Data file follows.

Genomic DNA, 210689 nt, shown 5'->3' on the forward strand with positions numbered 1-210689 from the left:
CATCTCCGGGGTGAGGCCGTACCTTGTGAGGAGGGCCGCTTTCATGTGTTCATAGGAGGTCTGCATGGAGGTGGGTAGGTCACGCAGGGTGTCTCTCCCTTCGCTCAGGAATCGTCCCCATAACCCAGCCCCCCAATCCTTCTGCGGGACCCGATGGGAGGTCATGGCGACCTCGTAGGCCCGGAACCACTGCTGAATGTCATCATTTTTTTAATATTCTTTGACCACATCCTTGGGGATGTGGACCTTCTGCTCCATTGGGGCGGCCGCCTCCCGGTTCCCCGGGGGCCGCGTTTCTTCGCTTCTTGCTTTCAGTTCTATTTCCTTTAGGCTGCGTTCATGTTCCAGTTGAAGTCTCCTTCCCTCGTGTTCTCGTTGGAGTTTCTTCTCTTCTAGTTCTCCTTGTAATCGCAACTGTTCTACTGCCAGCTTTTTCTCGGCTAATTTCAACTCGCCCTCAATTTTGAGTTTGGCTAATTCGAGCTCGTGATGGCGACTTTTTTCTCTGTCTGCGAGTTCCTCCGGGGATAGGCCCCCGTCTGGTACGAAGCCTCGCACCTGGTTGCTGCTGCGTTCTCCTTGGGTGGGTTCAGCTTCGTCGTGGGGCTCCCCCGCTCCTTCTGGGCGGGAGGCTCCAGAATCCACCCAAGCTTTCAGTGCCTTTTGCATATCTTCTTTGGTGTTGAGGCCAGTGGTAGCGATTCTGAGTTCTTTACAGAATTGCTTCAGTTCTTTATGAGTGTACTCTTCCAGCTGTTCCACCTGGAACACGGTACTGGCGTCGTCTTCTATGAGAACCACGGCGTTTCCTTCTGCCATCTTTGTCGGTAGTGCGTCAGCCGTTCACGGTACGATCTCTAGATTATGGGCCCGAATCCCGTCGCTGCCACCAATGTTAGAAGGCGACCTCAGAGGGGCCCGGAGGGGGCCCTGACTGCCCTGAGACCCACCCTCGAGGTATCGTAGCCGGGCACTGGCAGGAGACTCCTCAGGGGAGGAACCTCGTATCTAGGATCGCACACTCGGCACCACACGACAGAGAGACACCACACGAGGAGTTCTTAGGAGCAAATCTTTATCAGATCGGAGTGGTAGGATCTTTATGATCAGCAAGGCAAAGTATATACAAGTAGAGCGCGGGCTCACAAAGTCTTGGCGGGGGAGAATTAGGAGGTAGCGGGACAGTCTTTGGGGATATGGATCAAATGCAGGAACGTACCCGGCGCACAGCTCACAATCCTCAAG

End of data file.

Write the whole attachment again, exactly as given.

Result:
Genomic DNA, 210689 nt, shown 5'->3' on the forward strand with positions numbered 1-210689 from the left:
CATCTCCGGGGTGAGGCCGTACCTTGTGAGGAGGGCCGCTTTCATGTGTTCATAGGAGGTCTGCATGGAGGTGGGTAGGTCACGCAGGGTGTCTCTCCCTTCGCTCAGGAATCGTCCCCATAACCCAGCCCCCCAATCCTTCTGCGGGACCCGATGGGAGGTCATGGCGACCTCGTAGGCCCGGAACCACTGCTGAATGTCATCATTTTTTTAATATTCTTTGACCACATCCTTGGGGATGTGGACCTTCTGCTCCATTGGGGCGGCCGCCTCCCGGTTCCCCGGGGGCCGCGTTTCTTCGCTTCTTGCTTTCAGTTCTATTTCCTTTAGGCTGCGTTCATGTTCCAGTTGAAGTCTCCTTCCCTCGTGTTCTCGTTGGAGTTTCTTCTCTTCTAGTTCTCCTTGTAATCGCAACTGTTCTACTGCCAGCTTTTTCTCGGCTAATTTCAACTCGCCCTCAATTTTGAGTTTGGCTAATTCGAGCTCGTGATGGCGACTTTTTTCTCTGTCTGCGAGTTCCTCCGGGGATAGGCCCCCGTCTGGTACGAAGCCTCGCACCTGGTTGCTGCTGCGTTCTCCTTGGGTGGGTTCAGCTTCGTCGTGGGGCTCCCCCGCTCCTTCTGGGCGGGAGGCTCCAGAATCCACCCAAGCTTTCAGTGCCTTTTGCATATCTTCTTTGGTGTTGAGGCCAGTGGTAGCGATTCTGAGTTCTTTACAGAATTGCTTCAGTTCTTTATGAGTGTACTCTTCCAGCTGTTCCACCTGGAACACGGTACTGGCGTCGTCTTCTATGAGAACCACGGCGTTTCCTTCTGCCATCTTTGTCGGTAGTGCGTCAGCCGTTCACGGTACGATCTCTAGATTATGGGCCCGAATCCCGTCGCTGCCACCAATGTTAGAAGGCGACCTCAGAGGGGCCCGGAGGGGGCCCTGACTGCCCTGAGACCCACCCTCGAGGTATCGTAGCCGGGCACTGGCAGGAGACTCCTCAGGGGAGGAACCTCGTATCTAGGATCGCACACTCGGCACCACACGACAGAGAGACACCACACGAGGAGTTCTTAGGAGCAAATCTTTATCAGATCGGAGTGGTAGGATCTTTATGATCAGCAAGGCAAAGTATATACAAGTAGAGCGCGGGCTCACAAAGTCTTGGCGGGGGAGAATTAGGAGGTAGCGGGACAGTCTTTGGGGATATGGATCAAATGCAGGAACGTACCCGGCGCACAGCTCACAATCCTCAAG